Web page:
The asters are members of the important family of bee plants, the composites, or sunflower family. The composites make up one of the largest families of flowering plants in the world. Composites account for about 10 percent of all flowering plants, nearly 25 thousand species. The composites are important to the bees, as they are heavy producers of nectar and pollen. Other composite flowers include the sunflowers, yarrow, daisies, cornflower, or bachelor’s button, star thistle, or knapweed, coreopsis, coneflower, boneset, bitterweed, goldenrod, and dandelion. Composites that are considered of economic importance include lettuce, chicory, artichoke, chrysanthemum, and sunflower. Each of these plants depends upon bees for pollination.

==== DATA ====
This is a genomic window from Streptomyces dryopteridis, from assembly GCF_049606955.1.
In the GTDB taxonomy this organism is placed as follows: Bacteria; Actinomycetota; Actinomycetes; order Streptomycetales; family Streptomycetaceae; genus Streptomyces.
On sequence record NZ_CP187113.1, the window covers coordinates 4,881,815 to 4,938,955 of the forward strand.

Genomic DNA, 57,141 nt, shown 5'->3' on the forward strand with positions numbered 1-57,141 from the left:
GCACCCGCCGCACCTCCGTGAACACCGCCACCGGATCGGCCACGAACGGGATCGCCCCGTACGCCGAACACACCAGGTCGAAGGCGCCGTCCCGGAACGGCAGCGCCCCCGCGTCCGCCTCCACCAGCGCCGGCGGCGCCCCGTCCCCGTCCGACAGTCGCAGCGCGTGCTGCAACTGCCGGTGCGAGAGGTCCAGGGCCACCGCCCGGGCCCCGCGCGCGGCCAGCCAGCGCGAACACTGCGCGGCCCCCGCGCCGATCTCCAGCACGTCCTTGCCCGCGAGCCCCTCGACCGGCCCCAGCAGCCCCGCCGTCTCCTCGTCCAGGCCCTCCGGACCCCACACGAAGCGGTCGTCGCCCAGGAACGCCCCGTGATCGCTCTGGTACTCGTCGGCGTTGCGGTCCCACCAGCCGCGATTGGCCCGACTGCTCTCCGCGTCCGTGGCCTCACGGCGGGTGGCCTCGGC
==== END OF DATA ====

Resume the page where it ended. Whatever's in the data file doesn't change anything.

Today’s picture is of golden aster. Click on the picture to zoom in on a honey bee collecting golden aster pollen. She packs the pollen onto her pollen baskets on her hind legs. The bloom of the fall asters definitely indicates a change of seasons. Asters bloom throughout the spring, summer, and fall. However, the fall asters are the only ones heavily worked by honey bees. Pure aster honey is rather strong in flavor, but when aster nectar is added to nectar from other sources in the hive, distinct flavors arise. The honey from the same hive changes in flavor throughout the year and from year to year depending upon the flowers that happen to be blooming. This is the first year that I have found golden asters at Peace Bee Farm. I regularly find several species of fall asters in white and two or three hues of blue on the farm. Asters are native wildflowers that are often cultivated. Asters make a good addition to a pollinator garden.